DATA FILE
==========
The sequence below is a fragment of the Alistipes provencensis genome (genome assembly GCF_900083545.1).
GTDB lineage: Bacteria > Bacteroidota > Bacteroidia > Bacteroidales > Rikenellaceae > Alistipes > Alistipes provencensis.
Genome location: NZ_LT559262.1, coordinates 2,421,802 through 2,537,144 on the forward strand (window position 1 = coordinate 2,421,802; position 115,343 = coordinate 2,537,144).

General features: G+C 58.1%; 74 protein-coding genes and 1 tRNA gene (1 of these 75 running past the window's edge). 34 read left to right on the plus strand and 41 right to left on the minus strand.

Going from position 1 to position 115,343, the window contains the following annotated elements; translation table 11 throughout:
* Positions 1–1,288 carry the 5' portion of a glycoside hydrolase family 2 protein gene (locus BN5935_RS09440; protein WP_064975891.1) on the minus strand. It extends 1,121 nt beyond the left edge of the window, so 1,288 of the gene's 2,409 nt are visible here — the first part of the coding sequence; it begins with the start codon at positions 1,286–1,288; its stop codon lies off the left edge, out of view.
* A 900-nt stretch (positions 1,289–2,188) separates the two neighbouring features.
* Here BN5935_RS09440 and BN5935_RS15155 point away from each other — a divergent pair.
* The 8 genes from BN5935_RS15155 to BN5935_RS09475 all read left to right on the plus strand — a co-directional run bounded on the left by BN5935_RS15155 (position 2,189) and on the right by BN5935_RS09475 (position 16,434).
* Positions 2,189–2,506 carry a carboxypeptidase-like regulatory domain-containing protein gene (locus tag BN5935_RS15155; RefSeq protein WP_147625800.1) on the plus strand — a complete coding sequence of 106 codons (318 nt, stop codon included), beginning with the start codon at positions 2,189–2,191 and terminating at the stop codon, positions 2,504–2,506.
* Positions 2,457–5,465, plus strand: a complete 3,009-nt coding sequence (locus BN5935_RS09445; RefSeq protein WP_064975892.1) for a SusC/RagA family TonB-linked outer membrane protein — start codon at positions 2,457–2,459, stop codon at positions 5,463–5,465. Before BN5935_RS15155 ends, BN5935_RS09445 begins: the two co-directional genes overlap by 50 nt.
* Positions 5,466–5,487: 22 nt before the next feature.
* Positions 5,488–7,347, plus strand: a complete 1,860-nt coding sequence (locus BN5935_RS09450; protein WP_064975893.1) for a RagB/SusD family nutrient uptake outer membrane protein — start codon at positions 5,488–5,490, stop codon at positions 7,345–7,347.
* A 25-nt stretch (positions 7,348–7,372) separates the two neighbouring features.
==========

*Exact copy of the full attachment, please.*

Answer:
The sequence below is a fragment of the Alistipes provencensis genome (genome assembly GCF_900083545.1).
GTDB lineage: Bacteria > Bacteroidota > Bacteroidia > Bacteroidales > Rikenellaceae > Alistipes > Alistipes provencensis.
Genome location: NZ_LT559262.1, coordinates 2,421,802 through 2,537,144 on the forward strand (window position 1 = coordinate 2,421,802; position 115,343 = coordinate 2,537,144).

General features: G+C 58.1%; 74 protein-coding genes and 1 tRNA gene (1 of these 75 running past the window's edge). 34 read left to right on the plus strand and 41 right to left on the minus strand.

Going from position 1 to position 115,343, the window contains the following annotated elements; translation table 11 throughout:
* Positions 1–1,288 carry the 5' portion of a glycoside hydrolase family 2 protein gene (locus BN5935_RS09440; protein WP_064975891.1) on the minus strand. It extends 1,121 nt beyond the left edge of the window, so 1,288 of the gene's 2,409 nt are visible here — the first part of the coding sequence; it begins with the start codon at positions 1,286–1,288; its stop codon lies off the left edge, out of view.
* A 900-nt stretch (positions 1,289–2,188) separates the two neighbouring features.
* Here BN5935_RS09440 and BN5935_RS15155 point away from each other — a divergent pair.
* The 8 genes from BN5935_RS15155 to BN5935_RS09475 all read left to right on the plus strand — a co-directional run bounded on the left by BN5935_RS15155 (position 2,189) and on the right by BN5935_RS09475 (position 16,434).
* Positions 2,189–2,506 carry a carboxypeptidase-like regulatory domain-containing protein gene (locus tag BN5935_RS15155; RefSeq protein WP_147625800.1) on the plus strand — a complete coding sequence of 106 codons (318 nt, stop codon included), beginning with the start codon at positions 2,189–2,191 and terminating at the stop codon, positions 2,504–2,506.
* Positions 2,457–5,465, plus strand: a complete 3,009-nt coding sequence (locus BN5935_RS09445; RefSeq protein WP_064975892.1) for a SusC/RagA family TonB-linked outer membrane protein — start codon at positions 2,457–2,459, stop codon at positions 5,463–5,465. Before BN5935_RS15155 ends, BN5935_RS09445 begins: the two co-directional genes overlap by 50 nt.
* Positions 5,466–5,487: 22 nt before the next feature.
* Positions 5,488–7,347, plus strand: a complete 1,860-nt coding sequence (locus BN5935_RS09450; protein WP_064975893.1) for a RagB/SusD family nutrient uptake outer membrane protein — start codon at positions 5,488–5,490, stop codon at positions 7,345–7,347.
* A 25-nt stretch (positions 7,348–7,372) separates the two neighbouring features.